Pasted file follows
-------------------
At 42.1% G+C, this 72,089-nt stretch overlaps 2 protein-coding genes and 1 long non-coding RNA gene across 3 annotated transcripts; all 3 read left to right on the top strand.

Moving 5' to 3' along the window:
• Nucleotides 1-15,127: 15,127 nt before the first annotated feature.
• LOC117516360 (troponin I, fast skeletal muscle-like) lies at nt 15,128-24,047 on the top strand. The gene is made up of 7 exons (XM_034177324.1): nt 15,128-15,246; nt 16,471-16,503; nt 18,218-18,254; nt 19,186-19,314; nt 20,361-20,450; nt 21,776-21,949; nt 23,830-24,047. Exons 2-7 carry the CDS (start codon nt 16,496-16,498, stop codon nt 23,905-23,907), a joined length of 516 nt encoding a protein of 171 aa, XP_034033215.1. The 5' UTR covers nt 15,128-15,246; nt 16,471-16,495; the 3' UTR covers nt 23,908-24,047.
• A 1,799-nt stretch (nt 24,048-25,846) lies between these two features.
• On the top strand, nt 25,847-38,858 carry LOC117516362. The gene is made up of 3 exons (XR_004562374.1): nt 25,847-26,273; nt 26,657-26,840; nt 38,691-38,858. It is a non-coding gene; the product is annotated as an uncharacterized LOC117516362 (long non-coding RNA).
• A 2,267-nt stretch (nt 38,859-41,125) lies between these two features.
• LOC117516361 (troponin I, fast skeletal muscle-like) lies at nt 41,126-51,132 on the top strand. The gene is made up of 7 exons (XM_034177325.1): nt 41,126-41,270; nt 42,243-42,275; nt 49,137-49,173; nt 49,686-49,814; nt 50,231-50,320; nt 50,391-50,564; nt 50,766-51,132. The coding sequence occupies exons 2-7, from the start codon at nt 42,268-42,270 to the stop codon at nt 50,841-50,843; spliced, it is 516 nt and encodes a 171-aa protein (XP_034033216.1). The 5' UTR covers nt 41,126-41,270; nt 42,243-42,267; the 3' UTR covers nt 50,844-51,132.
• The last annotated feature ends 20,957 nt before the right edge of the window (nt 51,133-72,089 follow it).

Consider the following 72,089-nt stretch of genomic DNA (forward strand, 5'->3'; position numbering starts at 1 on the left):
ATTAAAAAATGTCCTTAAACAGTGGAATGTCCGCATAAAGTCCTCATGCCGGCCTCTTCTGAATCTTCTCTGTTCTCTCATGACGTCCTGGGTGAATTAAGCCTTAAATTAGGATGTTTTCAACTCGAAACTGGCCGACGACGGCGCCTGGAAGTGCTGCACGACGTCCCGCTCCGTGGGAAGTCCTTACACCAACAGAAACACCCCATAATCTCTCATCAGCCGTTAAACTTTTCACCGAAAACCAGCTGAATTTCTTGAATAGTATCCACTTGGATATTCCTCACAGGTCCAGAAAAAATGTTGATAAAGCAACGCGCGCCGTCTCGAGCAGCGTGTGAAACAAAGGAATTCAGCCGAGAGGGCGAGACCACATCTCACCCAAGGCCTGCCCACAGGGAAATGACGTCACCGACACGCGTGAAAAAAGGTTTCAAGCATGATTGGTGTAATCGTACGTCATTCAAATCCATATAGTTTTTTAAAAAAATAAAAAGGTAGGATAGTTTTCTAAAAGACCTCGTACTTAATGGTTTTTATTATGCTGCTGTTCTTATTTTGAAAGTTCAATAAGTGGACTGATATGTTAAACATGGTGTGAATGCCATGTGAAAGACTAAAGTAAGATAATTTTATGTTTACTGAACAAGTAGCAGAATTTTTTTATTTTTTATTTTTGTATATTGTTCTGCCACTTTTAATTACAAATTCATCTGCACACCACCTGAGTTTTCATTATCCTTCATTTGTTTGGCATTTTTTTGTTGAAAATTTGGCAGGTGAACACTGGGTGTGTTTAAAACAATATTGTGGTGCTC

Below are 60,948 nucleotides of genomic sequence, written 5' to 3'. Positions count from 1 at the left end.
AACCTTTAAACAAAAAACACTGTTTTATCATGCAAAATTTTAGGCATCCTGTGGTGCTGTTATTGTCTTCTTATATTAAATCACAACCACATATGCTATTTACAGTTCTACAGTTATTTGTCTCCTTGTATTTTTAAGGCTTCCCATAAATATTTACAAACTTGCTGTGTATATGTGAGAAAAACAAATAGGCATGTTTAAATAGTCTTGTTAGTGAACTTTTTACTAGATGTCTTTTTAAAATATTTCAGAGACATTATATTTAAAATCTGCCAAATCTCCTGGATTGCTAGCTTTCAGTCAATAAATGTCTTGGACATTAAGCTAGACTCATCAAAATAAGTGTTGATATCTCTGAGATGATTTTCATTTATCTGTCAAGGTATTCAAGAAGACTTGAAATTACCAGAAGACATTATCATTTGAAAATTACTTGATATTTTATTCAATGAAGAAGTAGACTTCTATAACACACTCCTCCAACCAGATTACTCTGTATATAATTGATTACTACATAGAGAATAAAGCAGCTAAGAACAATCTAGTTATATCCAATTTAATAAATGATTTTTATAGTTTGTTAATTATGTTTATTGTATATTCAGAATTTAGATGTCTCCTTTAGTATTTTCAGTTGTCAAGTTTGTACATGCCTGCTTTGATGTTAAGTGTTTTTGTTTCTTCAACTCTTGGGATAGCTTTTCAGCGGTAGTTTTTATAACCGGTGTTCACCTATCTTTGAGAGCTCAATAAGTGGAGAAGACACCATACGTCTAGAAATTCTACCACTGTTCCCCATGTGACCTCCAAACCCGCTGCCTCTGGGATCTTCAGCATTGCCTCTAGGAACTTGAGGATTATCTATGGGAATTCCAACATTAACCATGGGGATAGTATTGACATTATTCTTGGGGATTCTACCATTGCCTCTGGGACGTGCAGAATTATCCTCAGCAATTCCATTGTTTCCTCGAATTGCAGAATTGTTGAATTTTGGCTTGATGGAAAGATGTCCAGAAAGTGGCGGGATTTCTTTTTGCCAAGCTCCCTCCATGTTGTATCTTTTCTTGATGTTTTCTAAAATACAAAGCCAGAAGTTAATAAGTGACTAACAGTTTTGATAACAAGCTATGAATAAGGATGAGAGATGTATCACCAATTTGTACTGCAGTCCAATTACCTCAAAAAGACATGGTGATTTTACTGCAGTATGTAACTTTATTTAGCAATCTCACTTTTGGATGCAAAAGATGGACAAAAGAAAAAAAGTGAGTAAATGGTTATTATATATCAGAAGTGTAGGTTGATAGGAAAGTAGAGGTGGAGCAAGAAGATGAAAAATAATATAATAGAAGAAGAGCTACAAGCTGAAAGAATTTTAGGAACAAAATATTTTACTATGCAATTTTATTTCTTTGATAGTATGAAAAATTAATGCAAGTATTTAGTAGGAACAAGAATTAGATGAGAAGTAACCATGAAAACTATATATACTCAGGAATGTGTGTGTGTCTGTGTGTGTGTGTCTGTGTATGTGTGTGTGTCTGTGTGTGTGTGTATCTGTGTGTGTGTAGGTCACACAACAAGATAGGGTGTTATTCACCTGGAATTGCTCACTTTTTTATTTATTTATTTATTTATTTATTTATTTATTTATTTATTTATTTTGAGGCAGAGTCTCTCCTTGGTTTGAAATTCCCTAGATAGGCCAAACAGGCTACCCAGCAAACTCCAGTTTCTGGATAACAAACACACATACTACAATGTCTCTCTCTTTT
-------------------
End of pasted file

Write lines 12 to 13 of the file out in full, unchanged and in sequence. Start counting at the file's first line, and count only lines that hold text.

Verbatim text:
Below are 60,948 nucleotides of genomic sequence, written 5' to 3'. Positions count from 1 at the left end.
AACCTTTAAACAAAAAACACTGTTTTATCATGCAAAATTTTAGGCATCCTGTGGTGCTGTTATTGTCTTCTTATATTAAATCACAACCACATATGCTATTTACAGTTCTACAGTTATTTGTCTCCTTGTATTTTTAAGGCTTCCCATAAATATTTACAAACTTGCTGTGTATATGTGAGAAAAACAAATAGGCATGTTTAAATAGTCTTGTTAGTGAACTTTTTACTAGATGTCTTTTTAAAATATTTCAGAGACATTATATTTAAAATCTGCCAAATCTCCTGGATTGCTAGCTTTCAGTCAATAAATGTCTTGGACATTAAGCTAGACTCATCAAAATAAGTGTTGATATCTCTGAGATGATTTTCATTTATCTGTCAAGGTATTCAAGAAGACTTGAAATTACCAGAAGACATTATCATTTGAAAATTACTTGATATTTTATTCAATGAAGAAGTAGACTTCTATAACACACTCCTCCAACCAGATTACTCTGTATATAATTGATTACTACATAGAGAATAAAGCAGCTAAGAACAATCTAGTTATATCCAATTTAATAAATGATTTTTATAGTTTGTTAATTATGTTTATTGTATATTCAGAATTTAGATGTCTCCTTTAGTATTTTCAGTTGTCAAGTTTGTACATGCCTGCTTTGATGTTAAGTGTTTTTGTTTCTTCAACTCTTGGGATAGCTTTTCAGCGGTAGTTTTTATAACCGGTGTTCACCTATCTTTGAGAGCTCAATAAGTGGAGAAGACACCATACGTCTAGAAATTCTACCACTGTTCCCCATGTGACCTCCAAACCCGCTGCCTCTGGGATCTTCAGCATTGCCTCTAGGAACTTGAGGATTATCTATGGGAATTCCAACATTAACCATGGGGATAGTATTGACATTATTCTTGGGGATTCTACCATTGCCTCTGGGACGTGCAGAATTATCCTCAGCAATTCCATTGTTTCCTCGAATTGCAGAATTGTTGAATTTTGGCTTGATGGAAAGATGTCCAGAAAGTGGCGGGATTTCTTTTTGCCAAGCTCCCTCCATGTTGTATCTTTTCTTGATGTTTTCTAAAATACAAAGCCAGAAGTTAATAAGTGACTAACAGTTTTGATAACAAGCTATGAATAAGGATGAGAGATGTATCACCAATTTGTACTGCAGTCCAATTACCTCAAAAAGACATGGTGATTTTACTGCAGTATGTAACTTTATTTAGCAATCTCACTTTTGGATGCAAAAGATGGACAAAAGAAAAAAAGTGAGTAAATGGTTATTATATATCAGAAGTGTAGGTTGATAGGAAAGTAGAGGTGGAGCAAGAAGATGAAAAATAATATAATAGAAGAAGAGCTACAAGCTGAAAGAATTTTAGGAACAAAATATTTTACTATGCAATTTTATTTCTTTGATAGTATGAAAAATTAATGCAAGTATTTAGTAGGAACAAGAATTAGATGAGAAGTAACCATGAAAACTATATATACTCAGGAATGTGTGTGTGTCTGTGTGTGTGTGTCTGTGTATGTGTGTGTGTCTGTGTGTGTGTGTATCTGTGTGTGTGTAGGTCACACAACAAGATAGGGTGTTATTCACCTGGAATTGCTCACTTTTTTATTTATTTATTTATTTATTTATTTATTTATTTATTTATTTATTTTGAGGCAGAGTCTCTCCTTGGTTTGAAATTCCCTAGATAGGCCAAACAGGCTACCCAGCAAACTCCAGTTTCTGGATAACAAACACACATACTACAATGTCTCTCTCTTTT